Habit is the basic substrate of our lives, so basic that its influence is easy to ignore. The Power of Habit tries to peek behind the curtain and reveal the mechanisms of habit — so that readers can grab the levers for themselves and take control.
The book begins with a story of someone who has done just that, replacing destructive habits, like drinking and smoking, with productive ones, like exercise. The question is: How? Answering that question involves understanding many things: how crises turn ossified routines malleable, how social networks dampen or amplify habits, and how some keystone habits (regular exercise, for example) can cause a chain reaction that makes other habits easier to adopt.
Charles Duhigg is a New York Times business writer and, since publishing The Power of Habit in 2012, he has won a shared Pulitzer for the newspaper's series of articles about Apple. Although his book's three sections discuss habits at individual, organizational and societal levels, Duhigg's business background is apparent throughout. The examples he draws from business and his insights on organizational habits are the book's most robust and engaging.
Corporations, themselves simply collections of social habits, are well aware of the power of habit — and not just for engineering their own corporate cultures. The vast cosmos of data compiled on the American consumer's habits is staggering and not a little disturbing. This information is bought, sold or traded for marketplace advantage. What companies like Target can do with that data is downright creepy. Complex data analysis, for example, lets Target guess with surprising accuracy whether a woman might be pregnant and, if so, when her due date might be.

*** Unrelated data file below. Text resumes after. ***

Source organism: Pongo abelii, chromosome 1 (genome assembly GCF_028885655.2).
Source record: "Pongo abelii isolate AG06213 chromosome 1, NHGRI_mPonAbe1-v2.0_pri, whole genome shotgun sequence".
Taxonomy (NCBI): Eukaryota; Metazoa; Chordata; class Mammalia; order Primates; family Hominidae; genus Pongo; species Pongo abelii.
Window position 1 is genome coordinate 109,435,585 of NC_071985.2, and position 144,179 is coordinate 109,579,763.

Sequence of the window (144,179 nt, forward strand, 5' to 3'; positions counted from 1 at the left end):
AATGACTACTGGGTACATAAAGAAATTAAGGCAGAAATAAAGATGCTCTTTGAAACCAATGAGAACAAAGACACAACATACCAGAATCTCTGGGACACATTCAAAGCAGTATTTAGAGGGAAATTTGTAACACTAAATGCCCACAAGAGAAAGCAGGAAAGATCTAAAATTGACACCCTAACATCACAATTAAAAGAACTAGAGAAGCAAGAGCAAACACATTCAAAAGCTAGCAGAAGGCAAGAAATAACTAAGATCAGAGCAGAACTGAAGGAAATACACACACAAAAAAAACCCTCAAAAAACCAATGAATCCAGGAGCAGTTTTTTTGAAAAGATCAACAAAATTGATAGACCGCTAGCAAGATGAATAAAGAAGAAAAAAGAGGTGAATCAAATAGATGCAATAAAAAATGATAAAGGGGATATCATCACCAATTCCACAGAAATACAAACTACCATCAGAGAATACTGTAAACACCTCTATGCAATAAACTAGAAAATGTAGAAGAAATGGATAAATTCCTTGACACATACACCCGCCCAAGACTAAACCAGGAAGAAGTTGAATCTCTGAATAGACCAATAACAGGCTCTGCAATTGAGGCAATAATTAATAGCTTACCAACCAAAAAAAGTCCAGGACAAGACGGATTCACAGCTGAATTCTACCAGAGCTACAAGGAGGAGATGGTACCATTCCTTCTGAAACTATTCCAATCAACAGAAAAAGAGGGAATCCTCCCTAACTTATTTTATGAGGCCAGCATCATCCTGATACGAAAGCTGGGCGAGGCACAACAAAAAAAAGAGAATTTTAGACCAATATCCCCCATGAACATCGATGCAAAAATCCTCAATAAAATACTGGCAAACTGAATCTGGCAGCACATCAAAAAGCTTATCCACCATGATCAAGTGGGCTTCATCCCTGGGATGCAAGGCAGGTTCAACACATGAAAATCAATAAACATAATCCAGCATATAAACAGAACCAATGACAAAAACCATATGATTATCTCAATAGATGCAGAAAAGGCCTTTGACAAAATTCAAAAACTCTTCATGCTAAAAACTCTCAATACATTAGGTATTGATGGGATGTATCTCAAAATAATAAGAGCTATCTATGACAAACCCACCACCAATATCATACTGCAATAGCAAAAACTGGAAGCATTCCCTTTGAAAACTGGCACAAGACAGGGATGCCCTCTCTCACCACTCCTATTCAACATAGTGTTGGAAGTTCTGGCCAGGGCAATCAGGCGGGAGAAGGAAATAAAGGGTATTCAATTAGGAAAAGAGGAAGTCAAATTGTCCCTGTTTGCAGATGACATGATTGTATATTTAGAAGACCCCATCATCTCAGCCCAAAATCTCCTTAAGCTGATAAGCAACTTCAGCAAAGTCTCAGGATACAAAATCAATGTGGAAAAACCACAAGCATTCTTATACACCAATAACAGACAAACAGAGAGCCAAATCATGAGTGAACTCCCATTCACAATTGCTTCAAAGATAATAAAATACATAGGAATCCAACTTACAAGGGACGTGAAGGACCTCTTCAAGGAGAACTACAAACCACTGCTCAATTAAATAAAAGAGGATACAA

Of course, Target has discovered that its customers find these predictive abilities to be just as unsettling as they sound. So the store has learned to camouflage its targeted approach. When Target believes a woman is probably pregnant, based on items she has already purchased, it will send her a personalized set of coupons. But the items the store wants her to buy — baby wipes, formula, a stroller — will be sandwiched between other items so that the mailer's contents appear arbitrary.
DJs use what we know about habit in a different way, to habituate audiences to the sounds of new and unfamiliar — and thus displeasing — songs. OutKast's "Hey Ya"? Test audiences hated it. Only months of careful sandwiching between well-loved hits inured and eventually endeared audiences to the song.
With so many organizations already paying attention to our habits and devising methods to engineer them, perhaps it's time we did the same.